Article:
An organization that defends election integrity says the City of Philadelphia isn’t doing enough to protect the election system from fraud, and it has gone to court to make its case.
Restoring Integrity and Trust in Elections (RITE) has filed a lawsuit against Philadelphia’s city commissioners demanding that poll workers be trained to prevent duplicate votes from being counted. Every one of those ballots, the group argues, cancels a legitimate ballot cast by a law-abiding voter.
In a press release, RITE said the commissioners are “threatening to discontinue critical, commonsense, and legally required election integrity measures that safeguard against duplicate voting. According to a recent report, the justification for this shocking conduct is officials’ unjustified belief that identifying and eliminating duplicate votes somehow jeopardizes their ability to access state election administration funds. The commissioners, who were recently caught deceiving the public regarding the distribution of absentee/mail-in ballots, have ignored RITE’s repeated attempts to correct this misunderstanding of the law, threatening to conduct the 2022 election without these crucial security measures in place.”
The lawsuit asked the court to require the commissioners to conduct a basic audit of the ballots at the conclusion of the election, known as a poll book reconciliation. That matches absentee and mail-in ballots received against in-person votes.
“This simple process identified 40 such duplicate votes during the 2020 election in Philadelphia, and it is becoming increasingly important as absentee/mail-in voting grows more popular in the city and throughout the state,” the organization said. “The lawsuit also challenges Philadelphia’s inadequate training and checks at the polling place on Election Day, which, if done properly, would further reduce duplicate voting opportunities.”
Philadelphia election officials declined to respond to requests for comment.
“As reports of election abuses in Philadelphia continue to come to light, Pennsylvania voters deserve to know that local election officials are doing all that they are required to do to prevent and eliminate duplicate voting,” said Derek Lyons, RITE’s president, and CEO. “Just weeks before the election, however, officials appear determined to weaken crucial election integrity measures without any justification. Duplicate voting is antithetical to election integrity. RITE is proud to support Pennsylvania voters fighting against this flawed, dangerous, and illegal plan that would undermine the public’s trust and confidence in their elections.”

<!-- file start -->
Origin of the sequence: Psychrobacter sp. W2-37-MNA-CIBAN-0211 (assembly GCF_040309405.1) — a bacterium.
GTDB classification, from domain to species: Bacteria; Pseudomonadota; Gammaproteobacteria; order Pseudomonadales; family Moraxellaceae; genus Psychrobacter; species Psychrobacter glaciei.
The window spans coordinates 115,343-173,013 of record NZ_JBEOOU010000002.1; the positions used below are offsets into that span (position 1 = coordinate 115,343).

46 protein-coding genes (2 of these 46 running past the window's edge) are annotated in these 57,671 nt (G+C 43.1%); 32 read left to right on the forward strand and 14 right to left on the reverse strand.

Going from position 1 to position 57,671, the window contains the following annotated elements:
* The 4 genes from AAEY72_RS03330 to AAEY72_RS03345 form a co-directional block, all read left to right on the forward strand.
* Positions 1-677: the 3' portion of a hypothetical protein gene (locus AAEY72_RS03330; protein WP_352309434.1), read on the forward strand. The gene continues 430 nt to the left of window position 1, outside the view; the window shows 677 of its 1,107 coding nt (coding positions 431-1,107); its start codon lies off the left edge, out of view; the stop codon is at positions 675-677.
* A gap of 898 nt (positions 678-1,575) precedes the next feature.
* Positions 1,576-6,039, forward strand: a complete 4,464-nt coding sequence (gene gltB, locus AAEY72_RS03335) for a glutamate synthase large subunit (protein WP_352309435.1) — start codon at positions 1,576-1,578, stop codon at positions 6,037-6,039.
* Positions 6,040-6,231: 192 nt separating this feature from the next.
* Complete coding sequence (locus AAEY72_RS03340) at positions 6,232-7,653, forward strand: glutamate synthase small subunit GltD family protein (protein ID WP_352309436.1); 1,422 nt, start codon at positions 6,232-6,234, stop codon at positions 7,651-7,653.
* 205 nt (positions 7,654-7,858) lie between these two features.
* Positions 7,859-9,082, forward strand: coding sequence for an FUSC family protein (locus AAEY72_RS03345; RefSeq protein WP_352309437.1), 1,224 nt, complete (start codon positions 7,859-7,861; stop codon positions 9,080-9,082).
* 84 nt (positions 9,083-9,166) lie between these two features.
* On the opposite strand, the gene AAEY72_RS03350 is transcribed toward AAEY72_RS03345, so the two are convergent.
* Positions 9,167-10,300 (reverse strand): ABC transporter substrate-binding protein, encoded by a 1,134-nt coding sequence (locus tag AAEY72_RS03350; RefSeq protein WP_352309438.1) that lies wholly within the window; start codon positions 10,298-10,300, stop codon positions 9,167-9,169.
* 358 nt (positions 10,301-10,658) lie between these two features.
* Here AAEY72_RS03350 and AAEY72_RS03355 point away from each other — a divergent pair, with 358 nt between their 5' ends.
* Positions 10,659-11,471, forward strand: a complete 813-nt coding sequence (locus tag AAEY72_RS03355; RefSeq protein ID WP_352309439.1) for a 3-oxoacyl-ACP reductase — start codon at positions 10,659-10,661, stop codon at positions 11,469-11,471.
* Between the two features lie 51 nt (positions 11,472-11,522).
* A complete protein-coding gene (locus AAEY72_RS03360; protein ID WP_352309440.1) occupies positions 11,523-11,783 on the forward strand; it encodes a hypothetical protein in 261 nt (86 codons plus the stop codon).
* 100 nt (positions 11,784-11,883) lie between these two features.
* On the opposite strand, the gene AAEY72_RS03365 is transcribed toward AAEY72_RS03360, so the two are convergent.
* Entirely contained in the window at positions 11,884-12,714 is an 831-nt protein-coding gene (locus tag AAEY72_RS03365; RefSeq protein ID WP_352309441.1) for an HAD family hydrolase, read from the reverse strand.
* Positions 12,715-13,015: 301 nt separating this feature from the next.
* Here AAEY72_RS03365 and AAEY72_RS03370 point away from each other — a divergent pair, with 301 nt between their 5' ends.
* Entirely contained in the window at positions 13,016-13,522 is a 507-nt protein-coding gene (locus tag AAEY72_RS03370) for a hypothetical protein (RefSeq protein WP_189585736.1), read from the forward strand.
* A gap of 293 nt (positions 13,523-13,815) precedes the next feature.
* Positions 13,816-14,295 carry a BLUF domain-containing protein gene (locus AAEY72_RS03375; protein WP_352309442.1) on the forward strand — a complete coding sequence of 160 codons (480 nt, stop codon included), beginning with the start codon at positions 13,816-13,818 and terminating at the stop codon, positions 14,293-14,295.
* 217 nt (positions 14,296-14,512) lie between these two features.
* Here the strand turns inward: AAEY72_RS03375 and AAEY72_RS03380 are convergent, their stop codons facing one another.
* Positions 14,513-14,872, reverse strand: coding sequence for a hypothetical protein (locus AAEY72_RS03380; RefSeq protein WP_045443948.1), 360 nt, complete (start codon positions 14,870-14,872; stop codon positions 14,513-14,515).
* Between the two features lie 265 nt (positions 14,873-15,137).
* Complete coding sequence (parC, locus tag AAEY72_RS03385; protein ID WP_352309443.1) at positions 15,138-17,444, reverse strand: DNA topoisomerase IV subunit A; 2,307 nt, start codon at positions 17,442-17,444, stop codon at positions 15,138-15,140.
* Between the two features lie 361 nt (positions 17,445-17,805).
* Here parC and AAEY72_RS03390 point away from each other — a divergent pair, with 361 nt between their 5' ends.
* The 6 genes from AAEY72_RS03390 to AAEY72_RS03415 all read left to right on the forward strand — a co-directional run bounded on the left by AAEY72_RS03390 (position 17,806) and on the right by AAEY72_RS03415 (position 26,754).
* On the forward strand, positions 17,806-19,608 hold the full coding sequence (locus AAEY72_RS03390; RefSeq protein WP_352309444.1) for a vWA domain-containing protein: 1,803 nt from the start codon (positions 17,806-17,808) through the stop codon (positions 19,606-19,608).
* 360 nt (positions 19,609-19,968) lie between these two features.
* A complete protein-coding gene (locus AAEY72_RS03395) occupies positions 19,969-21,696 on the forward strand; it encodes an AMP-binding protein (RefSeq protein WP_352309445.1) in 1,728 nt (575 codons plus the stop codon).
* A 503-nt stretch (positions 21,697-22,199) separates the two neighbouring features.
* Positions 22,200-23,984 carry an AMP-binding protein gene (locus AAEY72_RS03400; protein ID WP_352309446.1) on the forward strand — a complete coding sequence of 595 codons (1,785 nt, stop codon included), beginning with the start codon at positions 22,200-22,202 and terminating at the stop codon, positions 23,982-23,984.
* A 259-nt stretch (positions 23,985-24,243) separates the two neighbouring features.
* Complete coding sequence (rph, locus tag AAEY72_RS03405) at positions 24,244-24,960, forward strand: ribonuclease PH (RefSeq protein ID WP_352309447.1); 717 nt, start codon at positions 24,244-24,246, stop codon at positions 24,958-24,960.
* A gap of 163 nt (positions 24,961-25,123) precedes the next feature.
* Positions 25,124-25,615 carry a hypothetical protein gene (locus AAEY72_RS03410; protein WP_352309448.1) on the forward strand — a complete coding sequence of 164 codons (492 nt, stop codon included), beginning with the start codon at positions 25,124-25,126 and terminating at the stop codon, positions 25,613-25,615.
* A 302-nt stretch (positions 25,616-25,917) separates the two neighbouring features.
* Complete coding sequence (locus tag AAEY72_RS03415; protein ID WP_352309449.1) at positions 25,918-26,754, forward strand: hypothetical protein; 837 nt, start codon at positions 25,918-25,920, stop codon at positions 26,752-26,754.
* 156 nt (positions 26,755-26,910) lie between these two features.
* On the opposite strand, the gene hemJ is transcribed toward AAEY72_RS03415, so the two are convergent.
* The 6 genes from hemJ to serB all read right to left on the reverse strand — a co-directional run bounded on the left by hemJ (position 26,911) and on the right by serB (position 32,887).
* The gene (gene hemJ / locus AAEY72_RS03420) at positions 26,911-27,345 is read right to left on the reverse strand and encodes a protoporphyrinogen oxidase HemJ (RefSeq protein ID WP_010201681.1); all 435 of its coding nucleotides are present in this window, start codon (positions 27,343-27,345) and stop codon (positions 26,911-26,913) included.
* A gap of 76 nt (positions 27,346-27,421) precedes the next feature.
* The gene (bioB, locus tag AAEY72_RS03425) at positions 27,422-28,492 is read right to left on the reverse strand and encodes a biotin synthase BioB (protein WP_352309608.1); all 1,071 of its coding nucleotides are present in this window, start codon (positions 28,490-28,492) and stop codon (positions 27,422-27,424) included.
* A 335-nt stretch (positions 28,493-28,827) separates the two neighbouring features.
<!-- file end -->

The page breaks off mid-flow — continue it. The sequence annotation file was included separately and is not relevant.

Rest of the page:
Joshua Voss, the attorney who filed the suit, said, “Election officials must protect the ballot box from duplicate voting that can occur when someone votes by mail and then later votes in person. Unfortunately, even as mail-in ballots have become more popular, Philadelphia officials have suggested they might weaken safeguards against double voting that have proven effective in the past. Our lawsuit seeks to defend the integrity of Philadelphia’s elections by ensuring that robust protections against double voting remain in place, as required by law.”
Albert Eisenberg, a Republican consultant with RedStateBlue, said that while he does not know the specific details of the lawsuit, “there absolutely needs to be more oversight on the absentee voting, drop-boxes, etc. in Philadelphia so people of all political backgrounds trust our elections. Open drop boxes with no supervision are a bad idea in a first-world democracy.”
Eisenberg added, “I believe (Senate candidate) Dr. Oz will be the first Republican in generations to get to 20 percent of the citywide vote in Philadelphia due to John Fetterman’s radicalism and a growing alienation among working Democrats toward their party’s main priorities, which are all related to social issues as life gets more expensive–and dangerous–for Philadelphians.”
Co-founded in 2022 by Steve Wynn, Karl Rove, and Bobby R. Burchfield, RITE is a 501(c)(4) non-profit organization dedicated to protecting the rule of law in elections.
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